Subject: [Fedora-livecd-list] Migrating persistent overlay into the squashfs
From: *James Heather* <j.heather(a)surrey.ac.uk>
Date: Fri, Jul 22, 2011 at 3:43 AM
I have a feeling that someone recently wrote something to allow you to
migrate changes from the persistent overlay into the squashfs image, thus
freeing up the space in the overlay. The obvious use case is:
1. Boot live USB stick
2. yum update (which will eat up lots of overlay space)
3. Run whatever it is, from a separate system, to recreate the squashfs
image to take account of the changes (freeing up the overlay space again)
But I can't find it. It doesn't seem to be in liveimage-mount. Did whatever
it was make it into F15? If not, does anyone know what it is, where it is,
how to use it, and whether it works?
livecd mailing list
From: *Alan Pevec* <apevec(a)gmail.com>
Date: Fri, Jul 22, 2011 at 4:42 AM
Interesting idea, I don't remember it being discussed here but
edit-livecd change in commit c41b33bf4f59c35fc9cf8fd8dd6933cf142e8f0c
introduced something similar: it allows you to clone running livecd
system into a fresh iso.
The idea could be extended to work off-line too: open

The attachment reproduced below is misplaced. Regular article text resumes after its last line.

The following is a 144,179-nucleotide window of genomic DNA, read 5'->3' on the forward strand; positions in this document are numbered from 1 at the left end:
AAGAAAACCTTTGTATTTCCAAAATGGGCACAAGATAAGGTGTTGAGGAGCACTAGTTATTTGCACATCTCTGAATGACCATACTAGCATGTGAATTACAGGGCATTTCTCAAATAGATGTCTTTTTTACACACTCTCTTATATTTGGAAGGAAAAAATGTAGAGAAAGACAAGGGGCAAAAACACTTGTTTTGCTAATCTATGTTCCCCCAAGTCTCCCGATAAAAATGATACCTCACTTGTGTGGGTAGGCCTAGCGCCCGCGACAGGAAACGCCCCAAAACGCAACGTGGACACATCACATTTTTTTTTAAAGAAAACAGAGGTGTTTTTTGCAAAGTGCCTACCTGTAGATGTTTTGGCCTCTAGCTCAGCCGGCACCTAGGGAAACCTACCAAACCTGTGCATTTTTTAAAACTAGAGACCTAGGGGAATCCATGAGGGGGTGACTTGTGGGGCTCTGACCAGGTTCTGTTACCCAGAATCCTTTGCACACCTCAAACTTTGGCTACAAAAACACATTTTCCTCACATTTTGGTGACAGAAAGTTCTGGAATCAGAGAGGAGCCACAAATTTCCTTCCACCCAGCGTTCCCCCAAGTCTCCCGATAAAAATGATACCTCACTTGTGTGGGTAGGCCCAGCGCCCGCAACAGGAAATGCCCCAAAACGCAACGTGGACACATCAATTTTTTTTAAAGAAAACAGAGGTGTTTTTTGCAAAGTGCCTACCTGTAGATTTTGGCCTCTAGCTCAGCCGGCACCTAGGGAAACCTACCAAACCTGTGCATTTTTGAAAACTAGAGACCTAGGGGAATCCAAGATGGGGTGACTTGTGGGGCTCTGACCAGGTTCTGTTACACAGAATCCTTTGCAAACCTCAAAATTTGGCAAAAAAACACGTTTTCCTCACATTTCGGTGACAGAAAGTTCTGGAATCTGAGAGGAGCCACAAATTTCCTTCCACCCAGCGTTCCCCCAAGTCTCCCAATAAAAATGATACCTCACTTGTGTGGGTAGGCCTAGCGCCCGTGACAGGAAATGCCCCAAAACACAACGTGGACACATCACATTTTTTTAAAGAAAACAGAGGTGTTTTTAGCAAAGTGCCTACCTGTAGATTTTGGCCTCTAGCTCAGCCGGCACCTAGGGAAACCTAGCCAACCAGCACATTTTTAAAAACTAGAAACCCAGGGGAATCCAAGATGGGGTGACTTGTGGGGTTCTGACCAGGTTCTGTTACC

iso->squashfs->rootfs, add overlay (basically copy/paste from dracut
dmsquash-live module) and copy result to the new rootfs.
livecd mailing list
I am working on that project. The patches are attached to this ticket,
A regression in rsync support for xattributes upset the development and
testing plan for Fedora 15. See this post,
However, in the mean time I have developed a version that uses the
device-mapper mirror service to perform the copy (instead of rsync), and by
switching dm tables under the root filesystem, it refreshs a live or
attached image to the rebuilt image.
I have been developing and testing with a Fedora 15 Live image, and it
works. I'll post another alpha version of the latest developments in a few
(Just last night, I updated this page in our wiki,
adding the last 2 sections.
The project page is
although it doesn't reflect the latest developments.)
Endurance of a LiveUSB image is particularly significant to Sugar on a Stick
because it is unique among the Fedora Spins
in that it is designed to be the primary and a resumable portable medium for
computing on different computing hardware.